It’s a case of what could have been for Bristol here, with both Mako Vunipola and Ellis Genge getting a taste of senior rugby with the club before Saracens and Leicester Tigers swooped respectively. In terms of overall senior impact, Traynor beats them both out and was a stabilising influence during their time yo-yoing between the Premiership and Championship and then an extended spell in the latter.
- Harry Thacker
One of the more recent arrivals, Thacker has surpassed all expectations in the south-west and nips in here ahead of a number of players who have spent longer at the club, including Max Crumpton, who is due an honourable mention. The hooker’s style of play suits Lam’s gameplan perfectly and it’s a combination which should continue to impress for years to come.
- Gaston Cortes
Having gone for the high-impact recent signing over longevity at hooker, we have done the opposite at tighthead. As important as John Afoa’s contributions were last season, Cortes, like Traynor, provided the club with a source of consistency and stability over a number of years, when Bristol most needed it.
- Joe Joyce
A tough call, with Ben Glynn giving Joyce a run for his money, although we ultimately opted for the fan favourite and hometown hero. He doesn’t necessarily start week in, week out for the club following the arrival of Dave Attwood, but when he does, he never gives anything less than 100%.
- Chris Vui
Higher profile players have been signed in recent years than Vui, though arguably none who match the impact he has brought. Whether it is bolstering the set-piece, providing physicality in and around the contact area or just incredible work rate over the 80 minutes, Vui has helped make Bristol a better team.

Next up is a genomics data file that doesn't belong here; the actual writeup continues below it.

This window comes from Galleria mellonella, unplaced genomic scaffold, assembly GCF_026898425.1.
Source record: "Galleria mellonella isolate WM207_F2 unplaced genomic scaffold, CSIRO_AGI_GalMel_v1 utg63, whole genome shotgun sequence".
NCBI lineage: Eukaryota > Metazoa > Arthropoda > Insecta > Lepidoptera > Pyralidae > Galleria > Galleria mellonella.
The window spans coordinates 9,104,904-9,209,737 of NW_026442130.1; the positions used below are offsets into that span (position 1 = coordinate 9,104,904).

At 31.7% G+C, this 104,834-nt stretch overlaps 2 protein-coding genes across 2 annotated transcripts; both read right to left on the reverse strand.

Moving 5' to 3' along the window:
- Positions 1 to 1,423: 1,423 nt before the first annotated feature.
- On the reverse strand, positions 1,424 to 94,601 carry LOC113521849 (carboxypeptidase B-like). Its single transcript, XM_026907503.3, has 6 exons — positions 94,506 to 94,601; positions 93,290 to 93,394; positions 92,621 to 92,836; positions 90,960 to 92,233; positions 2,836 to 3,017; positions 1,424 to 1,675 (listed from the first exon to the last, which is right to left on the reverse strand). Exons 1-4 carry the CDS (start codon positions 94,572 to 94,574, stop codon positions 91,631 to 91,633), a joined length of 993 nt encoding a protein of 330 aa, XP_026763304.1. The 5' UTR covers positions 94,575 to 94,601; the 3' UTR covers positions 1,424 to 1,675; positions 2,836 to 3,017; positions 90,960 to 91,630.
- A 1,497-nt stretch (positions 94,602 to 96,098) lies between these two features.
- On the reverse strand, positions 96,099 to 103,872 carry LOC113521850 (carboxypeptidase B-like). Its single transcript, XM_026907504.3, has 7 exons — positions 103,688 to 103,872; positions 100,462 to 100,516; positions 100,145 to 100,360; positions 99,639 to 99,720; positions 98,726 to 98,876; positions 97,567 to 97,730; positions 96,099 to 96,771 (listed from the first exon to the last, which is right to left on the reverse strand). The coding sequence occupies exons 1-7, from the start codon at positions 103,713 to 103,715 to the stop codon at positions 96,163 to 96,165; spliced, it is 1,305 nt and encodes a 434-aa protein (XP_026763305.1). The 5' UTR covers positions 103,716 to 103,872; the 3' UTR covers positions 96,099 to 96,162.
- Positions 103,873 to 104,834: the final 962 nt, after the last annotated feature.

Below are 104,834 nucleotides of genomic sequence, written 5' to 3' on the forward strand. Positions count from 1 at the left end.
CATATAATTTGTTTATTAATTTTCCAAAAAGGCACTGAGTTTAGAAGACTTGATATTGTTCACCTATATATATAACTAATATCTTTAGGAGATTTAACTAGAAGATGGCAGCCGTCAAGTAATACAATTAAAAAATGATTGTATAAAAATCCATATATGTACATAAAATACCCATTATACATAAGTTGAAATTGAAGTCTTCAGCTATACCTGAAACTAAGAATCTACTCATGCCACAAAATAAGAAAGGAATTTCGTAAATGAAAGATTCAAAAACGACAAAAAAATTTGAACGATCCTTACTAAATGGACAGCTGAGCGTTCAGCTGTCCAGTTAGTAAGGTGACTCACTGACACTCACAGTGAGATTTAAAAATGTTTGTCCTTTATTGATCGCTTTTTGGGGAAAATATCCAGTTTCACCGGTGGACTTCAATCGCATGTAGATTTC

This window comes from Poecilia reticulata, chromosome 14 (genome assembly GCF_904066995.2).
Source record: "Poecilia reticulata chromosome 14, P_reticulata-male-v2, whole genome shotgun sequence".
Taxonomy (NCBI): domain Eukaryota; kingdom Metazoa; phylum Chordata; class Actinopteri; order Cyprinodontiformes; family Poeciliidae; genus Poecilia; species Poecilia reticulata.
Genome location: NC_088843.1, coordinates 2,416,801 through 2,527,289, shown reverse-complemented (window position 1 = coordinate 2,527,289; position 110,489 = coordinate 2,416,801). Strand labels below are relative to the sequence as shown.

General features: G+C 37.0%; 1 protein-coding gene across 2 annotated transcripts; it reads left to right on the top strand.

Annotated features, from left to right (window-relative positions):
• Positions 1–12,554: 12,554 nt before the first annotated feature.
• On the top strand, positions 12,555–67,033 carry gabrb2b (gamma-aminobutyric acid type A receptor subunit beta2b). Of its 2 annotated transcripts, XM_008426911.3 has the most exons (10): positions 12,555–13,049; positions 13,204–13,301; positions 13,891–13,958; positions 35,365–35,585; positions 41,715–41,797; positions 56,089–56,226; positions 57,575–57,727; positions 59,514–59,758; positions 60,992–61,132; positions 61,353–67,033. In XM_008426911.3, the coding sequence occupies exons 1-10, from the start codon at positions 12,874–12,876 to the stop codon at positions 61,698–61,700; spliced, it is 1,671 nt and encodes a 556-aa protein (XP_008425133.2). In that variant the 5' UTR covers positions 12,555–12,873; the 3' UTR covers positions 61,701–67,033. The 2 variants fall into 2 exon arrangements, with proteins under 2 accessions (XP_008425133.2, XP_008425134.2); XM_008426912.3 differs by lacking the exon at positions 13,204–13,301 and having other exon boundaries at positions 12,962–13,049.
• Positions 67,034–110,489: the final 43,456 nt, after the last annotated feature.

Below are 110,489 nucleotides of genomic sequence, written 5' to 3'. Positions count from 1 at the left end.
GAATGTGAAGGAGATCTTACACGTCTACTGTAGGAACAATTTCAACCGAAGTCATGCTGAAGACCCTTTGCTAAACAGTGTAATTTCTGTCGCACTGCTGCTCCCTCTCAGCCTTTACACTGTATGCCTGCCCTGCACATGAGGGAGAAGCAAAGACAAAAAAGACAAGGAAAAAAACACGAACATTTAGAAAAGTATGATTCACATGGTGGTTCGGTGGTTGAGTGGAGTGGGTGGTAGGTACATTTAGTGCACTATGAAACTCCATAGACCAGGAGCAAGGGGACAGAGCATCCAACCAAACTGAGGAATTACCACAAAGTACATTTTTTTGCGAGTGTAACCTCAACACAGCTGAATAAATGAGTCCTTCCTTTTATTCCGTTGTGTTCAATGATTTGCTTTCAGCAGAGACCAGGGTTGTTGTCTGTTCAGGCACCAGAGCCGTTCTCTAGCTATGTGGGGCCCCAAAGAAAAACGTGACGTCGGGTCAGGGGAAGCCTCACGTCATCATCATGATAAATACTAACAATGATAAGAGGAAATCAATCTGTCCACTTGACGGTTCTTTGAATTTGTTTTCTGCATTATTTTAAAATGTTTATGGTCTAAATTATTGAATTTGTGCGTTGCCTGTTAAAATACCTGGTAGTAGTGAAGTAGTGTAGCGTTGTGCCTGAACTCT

- Steven Luatua
A mention for Iain Grieve, who was a great servant to the club, although it’s impossible to ignore the ability and presence that Luatua has brought to Bristol since his arrival. Like Vui, he has made all-round contributions to making Bristol a better team and his ability to execute his skills in tight or high-pressure situations is exemplary.
- Jack Lam
Lam, although not featuring as regularly in the Premiership, was another of those Bristol players to help lay the foundation for what the team has gone on to achieve since. He was considered quite the coup when he arrived from the Hurricanes and spent five impressive years in the south-west, so much so that he edges ahead of players such as Marco Mama and the legendary George Smith.
‘The players are all back next week and I’ll have to start selecting… back row is definitely somewhere we have genuine pressure’
– Dean Ryan tells @OwainJTJones about the welcome selection headaches he faces at unfancied @dragonsrugby https://t.co/3g11Efiux7
— RugbyPass (@RugbyPass) November 29, 2019
- Mitch Eadie
Another Bristol native, Eadie and his versatility in the back row were highly valued by the club earlier in the decade, before he opted to make the move to Northampton Saints. He was a force with the ball in hand for the club and narrowly sees off Jordan Crane and the role the veteran provided upon return to the Premiership.